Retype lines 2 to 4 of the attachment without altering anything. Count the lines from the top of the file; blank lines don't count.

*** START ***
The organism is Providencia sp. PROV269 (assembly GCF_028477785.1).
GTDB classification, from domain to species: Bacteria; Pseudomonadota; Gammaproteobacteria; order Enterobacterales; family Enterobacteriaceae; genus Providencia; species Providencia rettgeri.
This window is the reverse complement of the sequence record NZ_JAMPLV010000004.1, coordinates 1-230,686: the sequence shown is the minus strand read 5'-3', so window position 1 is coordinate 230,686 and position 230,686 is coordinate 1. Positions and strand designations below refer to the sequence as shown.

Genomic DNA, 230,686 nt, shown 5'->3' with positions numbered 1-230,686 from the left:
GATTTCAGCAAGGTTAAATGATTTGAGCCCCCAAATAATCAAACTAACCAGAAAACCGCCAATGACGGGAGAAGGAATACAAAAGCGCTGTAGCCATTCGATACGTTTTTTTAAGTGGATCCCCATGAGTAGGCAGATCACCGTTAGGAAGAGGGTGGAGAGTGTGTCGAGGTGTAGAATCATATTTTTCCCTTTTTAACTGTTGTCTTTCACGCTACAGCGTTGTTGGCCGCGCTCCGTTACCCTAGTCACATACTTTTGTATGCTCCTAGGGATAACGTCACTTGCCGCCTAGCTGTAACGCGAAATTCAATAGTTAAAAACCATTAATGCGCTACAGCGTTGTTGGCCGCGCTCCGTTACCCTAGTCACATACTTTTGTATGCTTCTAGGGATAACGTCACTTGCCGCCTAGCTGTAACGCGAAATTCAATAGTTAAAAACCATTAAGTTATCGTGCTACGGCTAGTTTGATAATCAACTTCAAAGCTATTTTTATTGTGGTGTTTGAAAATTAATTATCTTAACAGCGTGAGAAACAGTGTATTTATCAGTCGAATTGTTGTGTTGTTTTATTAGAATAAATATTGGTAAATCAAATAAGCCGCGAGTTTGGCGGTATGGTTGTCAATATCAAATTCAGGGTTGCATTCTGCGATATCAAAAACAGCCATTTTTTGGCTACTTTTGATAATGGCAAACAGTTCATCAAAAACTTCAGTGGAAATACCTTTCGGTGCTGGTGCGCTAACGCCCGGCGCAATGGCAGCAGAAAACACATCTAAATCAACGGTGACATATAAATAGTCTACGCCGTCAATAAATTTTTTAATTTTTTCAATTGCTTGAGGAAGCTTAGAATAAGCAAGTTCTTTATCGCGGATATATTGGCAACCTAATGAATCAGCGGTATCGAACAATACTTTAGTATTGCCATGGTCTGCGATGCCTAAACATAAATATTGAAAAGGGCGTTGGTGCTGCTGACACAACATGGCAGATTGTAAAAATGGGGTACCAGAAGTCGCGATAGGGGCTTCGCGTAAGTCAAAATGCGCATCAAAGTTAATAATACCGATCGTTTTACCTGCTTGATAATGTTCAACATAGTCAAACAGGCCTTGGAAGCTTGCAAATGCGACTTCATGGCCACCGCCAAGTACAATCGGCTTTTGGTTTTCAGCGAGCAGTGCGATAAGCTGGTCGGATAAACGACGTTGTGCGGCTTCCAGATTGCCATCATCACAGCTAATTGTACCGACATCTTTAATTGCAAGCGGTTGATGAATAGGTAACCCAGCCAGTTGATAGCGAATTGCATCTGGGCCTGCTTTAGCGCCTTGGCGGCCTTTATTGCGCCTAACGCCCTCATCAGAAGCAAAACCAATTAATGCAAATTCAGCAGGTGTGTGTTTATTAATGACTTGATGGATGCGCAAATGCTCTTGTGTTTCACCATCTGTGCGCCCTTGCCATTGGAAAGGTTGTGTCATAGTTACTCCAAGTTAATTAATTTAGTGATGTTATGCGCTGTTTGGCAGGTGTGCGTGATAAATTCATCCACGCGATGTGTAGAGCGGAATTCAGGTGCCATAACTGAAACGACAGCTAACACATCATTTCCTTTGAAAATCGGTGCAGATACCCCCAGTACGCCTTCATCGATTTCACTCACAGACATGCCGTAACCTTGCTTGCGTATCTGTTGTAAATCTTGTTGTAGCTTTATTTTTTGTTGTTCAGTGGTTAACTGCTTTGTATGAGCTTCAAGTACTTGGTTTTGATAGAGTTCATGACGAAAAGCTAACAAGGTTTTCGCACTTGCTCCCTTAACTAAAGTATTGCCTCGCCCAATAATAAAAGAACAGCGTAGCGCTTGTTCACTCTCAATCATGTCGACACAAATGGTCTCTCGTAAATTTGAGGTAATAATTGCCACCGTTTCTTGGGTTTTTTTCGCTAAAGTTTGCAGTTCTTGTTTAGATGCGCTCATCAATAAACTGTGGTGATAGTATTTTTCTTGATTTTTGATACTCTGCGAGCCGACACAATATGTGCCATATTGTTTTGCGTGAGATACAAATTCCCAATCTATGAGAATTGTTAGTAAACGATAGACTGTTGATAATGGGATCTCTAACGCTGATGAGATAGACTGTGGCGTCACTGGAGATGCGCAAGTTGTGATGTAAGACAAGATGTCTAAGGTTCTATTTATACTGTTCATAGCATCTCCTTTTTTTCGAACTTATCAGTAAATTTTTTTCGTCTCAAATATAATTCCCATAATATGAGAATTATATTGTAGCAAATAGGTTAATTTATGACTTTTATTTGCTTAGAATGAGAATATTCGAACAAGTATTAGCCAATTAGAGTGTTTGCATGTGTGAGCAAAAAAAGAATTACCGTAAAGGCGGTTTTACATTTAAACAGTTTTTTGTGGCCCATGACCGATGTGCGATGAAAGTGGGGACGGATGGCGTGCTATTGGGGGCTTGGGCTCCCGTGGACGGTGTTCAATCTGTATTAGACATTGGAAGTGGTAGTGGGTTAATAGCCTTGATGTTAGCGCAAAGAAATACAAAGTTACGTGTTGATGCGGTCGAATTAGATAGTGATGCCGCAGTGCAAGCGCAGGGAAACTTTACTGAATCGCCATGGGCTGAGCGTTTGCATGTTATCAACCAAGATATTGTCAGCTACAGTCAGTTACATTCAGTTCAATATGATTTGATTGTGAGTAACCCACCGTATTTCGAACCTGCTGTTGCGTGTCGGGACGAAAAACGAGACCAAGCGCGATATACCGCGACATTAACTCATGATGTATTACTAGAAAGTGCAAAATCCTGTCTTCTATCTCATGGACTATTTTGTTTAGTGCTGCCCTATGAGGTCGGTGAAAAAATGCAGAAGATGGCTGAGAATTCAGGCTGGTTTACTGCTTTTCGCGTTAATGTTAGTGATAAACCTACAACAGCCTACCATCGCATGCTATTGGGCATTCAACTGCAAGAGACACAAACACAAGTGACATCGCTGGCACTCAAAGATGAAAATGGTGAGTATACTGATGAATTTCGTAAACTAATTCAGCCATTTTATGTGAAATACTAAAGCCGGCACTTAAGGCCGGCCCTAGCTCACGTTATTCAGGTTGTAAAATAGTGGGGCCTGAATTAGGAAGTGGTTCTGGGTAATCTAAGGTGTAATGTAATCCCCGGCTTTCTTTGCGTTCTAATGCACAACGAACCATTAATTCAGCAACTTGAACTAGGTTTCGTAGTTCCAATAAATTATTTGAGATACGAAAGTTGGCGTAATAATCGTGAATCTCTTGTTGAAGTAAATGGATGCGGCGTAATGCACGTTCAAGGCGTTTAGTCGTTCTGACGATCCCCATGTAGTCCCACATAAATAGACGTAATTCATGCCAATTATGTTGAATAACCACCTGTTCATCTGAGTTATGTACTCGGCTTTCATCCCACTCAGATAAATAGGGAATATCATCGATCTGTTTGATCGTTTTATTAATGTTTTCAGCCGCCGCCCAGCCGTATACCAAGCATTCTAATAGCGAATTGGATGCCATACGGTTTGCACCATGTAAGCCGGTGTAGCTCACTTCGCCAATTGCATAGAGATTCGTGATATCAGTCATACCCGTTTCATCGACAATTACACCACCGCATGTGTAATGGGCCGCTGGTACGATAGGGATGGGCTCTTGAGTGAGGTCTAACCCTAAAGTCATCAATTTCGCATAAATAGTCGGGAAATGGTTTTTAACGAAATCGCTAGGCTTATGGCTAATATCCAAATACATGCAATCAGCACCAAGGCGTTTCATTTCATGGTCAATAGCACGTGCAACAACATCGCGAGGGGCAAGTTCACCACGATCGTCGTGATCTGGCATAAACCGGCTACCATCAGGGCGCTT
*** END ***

GTDB classification, from domain to species: Bacteria; Pseudomonadota; Gammaproteobacteria; order Enterobacterales; family Enterobacteriaceae; genus Providencia; species Providencia rettgeri.
This window is the reverse complement of the sequence record NZ_JAMPLV010000004.1, coordinates 1-230,686: the sequence shown is the minus strand read 5'-3', so window position 1 is coordinate 230,686 and position 230,686 is coordinate 1. Positions and strand designations below refer to the sequence as shown.

Genomic DNA, 230,686 nt, shown 5'->3' with positions numbered 1-230,686 from the left: